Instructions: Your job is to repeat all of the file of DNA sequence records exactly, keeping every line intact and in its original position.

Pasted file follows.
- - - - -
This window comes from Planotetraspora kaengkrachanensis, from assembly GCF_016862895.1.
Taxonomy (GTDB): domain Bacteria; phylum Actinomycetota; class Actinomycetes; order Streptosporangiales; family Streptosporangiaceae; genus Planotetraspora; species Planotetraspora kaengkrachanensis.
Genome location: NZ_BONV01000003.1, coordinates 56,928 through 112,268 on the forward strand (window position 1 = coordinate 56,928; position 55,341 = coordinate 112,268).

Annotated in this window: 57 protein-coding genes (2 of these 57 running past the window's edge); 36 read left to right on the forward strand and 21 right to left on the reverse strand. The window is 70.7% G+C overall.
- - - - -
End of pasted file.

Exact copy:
This window comes from Planotetraspora kaengkrachanensis, from assembly GCF_016862895.1.
Taxonomy (GTDB): domain Bacteria; phylum Actinomycetota; class Actinomycetes; order Streptosporangiales; family Streptosporangiaceae; genus Planotetraspora; species Planotetraspora kaengkrachanensis.
Genome location: NZ_BONV01000003.1, coordinates 56,928 through 112,268 on the forward strand (window position 1 = coordinate 56,928; position 55,341 = coordinate 112,268).

Annotated in this window: 57 protein-coding genes (2 of these 57 running past the window's edge); 36 read left to right on the forward strand and 21 right to left on the reverse strand. The window is 70.7% G+C overall.